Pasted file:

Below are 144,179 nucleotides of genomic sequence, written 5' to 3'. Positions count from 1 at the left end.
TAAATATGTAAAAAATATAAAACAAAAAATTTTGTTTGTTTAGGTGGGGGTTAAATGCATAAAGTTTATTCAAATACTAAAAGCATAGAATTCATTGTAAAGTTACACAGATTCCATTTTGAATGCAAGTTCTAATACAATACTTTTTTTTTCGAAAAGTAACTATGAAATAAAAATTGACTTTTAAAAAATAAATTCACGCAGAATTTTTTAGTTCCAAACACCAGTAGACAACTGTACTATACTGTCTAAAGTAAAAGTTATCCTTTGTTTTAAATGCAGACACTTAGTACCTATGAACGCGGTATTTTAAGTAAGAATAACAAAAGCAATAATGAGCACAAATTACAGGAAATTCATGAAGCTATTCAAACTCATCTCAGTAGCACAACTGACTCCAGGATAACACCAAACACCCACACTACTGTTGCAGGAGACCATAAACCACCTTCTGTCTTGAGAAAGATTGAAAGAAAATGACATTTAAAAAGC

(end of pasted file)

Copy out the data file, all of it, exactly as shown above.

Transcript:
Below are 144,179 nucleotides of genomic sequence, written 5' to 3'. Positions count from 1 at the left end.
TAAATATGTAAAAAATATAAAACAAAAAATTTTGTTTGTTTAGGTGGGGGTTAAATGCATAAAGTTTATTCAAATACTAAAAGCATAGAATTCATTGTAAAGTTACACAGATTCCATTTTGAATGCAAGTTCTAATACAATACTTTTTTTTTCGAAAAGTAACTATGAAATAAAAATTGACTTTTAAAAAATAAATTCACGCAGAATTTTTTAGTTCCAAACACCAGTAGACAACTGTACTATACTGTCTAAAGTAAAAGTTATCCTTTGTTTTAAATGCAGACACTTAGTACCTATGAACGCGGTATTTTAAGTAAGAATAACAAAAGCAATAATGAGCACAAATTACAGGAAATTCATGAAGCTATTCAAACTCATCTCAGTAGCACAACTGACTCCAGGATAACACCAAACACCCACACTACTGTTGCAGGAGACCATAAACCACCTTCTGTCTTGAGAAAGATTGAAAGAAAATGACATTTAAAAAGC